I’ve been itching to write this blog title. You can see why. How often do you come across a town that has the same name as you? But even though this town of around 100 000 people is just two hours north-east of our Alsace home, I’ve never had a reason to go. That is, until we received an invitation to visit friends in Belgium. Pulling out my map, I was thrilled to discover that Nancy is en route. So, I decided to break the 5 hour car journey in this town that is famed for its elegant architecture.
We arrived on a snowy, low-light afternoon. I’d been following road signs announcing my name for the past hour of the drive and I felt like Alice down the rabbit hole seeing buses, trams and shops adorned with my signature as we pulled into our city centre hotel. Checking in, the receptionist welcomed me to “my town” – he’d clearly noted the connection between my prénom and my location.
Once we’d deposited our luggage in our room, I deployed the pram and out we went. I didn’t really have a plan. I hadn’t thought much further beyond coming to my namesake town. But the difference with Alsace was striking. In place of clusters of timber-beamed homey houses, we strolled through geometrically governed roads lined with cream-coloured apartments and exquisitely constructed churches. I noticed with a smile the number of references to quinoa on café blackboards. A word I’d not seen in my three months in Alsace. There was also a large number of “bio” (organic) stores and fancy looking tea purveyors. This was clearly a town where le mode reigned.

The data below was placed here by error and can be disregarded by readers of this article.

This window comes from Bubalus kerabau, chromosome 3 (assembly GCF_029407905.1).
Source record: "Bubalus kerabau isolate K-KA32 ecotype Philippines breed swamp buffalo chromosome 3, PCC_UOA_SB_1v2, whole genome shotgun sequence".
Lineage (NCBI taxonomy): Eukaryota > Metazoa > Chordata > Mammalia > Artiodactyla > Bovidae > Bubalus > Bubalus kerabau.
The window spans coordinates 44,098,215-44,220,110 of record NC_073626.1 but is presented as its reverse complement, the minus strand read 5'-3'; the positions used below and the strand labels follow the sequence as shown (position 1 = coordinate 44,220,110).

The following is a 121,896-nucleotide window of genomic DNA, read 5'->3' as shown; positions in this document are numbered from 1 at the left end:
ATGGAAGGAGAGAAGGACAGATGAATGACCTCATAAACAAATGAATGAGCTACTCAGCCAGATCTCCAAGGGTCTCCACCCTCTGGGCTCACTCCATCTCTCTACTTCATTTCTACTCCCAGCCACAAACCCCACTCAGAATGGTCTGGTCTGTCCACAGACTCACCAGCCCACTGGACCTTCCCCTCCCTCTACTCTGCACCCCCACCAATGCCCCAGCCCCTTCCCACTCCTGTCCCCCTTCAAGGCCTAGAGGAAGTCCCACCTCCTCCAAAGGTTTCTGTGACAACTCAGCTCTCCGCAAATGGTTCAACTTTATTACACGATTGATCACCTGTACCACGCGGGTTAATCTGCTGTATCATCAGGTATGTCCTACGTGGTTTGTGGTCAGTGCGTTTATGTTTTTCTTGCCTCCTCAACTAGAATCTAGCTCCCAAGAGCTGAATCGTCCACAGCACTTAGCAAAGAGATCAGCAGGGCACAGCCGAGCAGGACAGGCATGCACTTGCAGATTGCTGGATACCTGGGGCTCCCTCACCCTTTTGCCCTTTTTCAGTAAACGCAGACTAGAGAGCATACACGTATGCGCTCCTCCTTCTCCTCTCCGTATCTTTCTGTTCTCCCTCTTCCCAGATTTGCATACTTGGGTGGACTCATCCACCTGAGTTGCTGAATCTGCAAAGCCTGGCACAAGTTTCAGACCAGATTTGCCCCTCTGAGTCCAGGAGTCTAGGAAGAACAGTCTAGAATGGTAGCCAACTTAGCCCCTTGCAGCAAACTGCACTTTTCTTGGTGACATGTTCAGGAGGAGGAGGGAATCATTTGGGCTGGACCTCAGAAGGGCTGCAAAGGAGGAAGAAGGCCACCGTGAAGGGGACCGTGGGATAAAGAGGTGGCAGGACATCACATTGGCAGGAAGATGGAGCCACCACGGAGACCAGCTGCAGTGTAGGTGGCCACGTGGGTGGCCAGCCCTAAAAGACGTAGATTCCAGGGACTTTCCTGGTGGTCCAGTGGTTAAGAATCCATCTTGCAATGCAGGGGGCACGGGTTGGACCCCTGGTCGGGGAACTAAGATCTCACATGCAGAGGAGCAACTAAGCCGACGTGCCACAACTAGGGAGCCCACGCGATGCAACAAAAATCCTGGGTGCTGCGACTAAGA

We finally found ourselves at the UNESCO heritage listed Place Stanislas – the great achievement of the father-in-law of Louis XV King of France. All golden gates and sharp corners. It was an impressive town square – but for Silas, it was sufficient space to test out his paper aeroplane. I could feel the building need for more child-friendly activity.
I made a bee-line for the park I’d seen mentioned in the guidebook – La Pépinière. I was hoping for a playground but the Parisian-style perfection of its layout wasn’t encouraging.
Then we spied it, a collection of wooden structures. About child size. Yes! A playground. Thank you Rotary: those wonderful community-minded business-people who fund such facilities. The local chapter had donated this fantastical playground 20 years ago. I sent up a little note of thanks to my aunt and uncle who have been involved in their local Sydney chapter for decades. The playground was the highlight of our day.
With my children in tow, I’ve had to accept that elegance is generally a mode of life that is out of my reach. For mutual happiness, we have to find common ground. And playgrounds are often it. So while I was only able to view from afar the refinement of Nancy, I could get up close and personal with this wooden wonderland of carved play equipment.
I’d like to think I’ll be elegant Nancy in a couple of years, but for now, I willing to accept I’m more the homey colourful cottages of Alsace.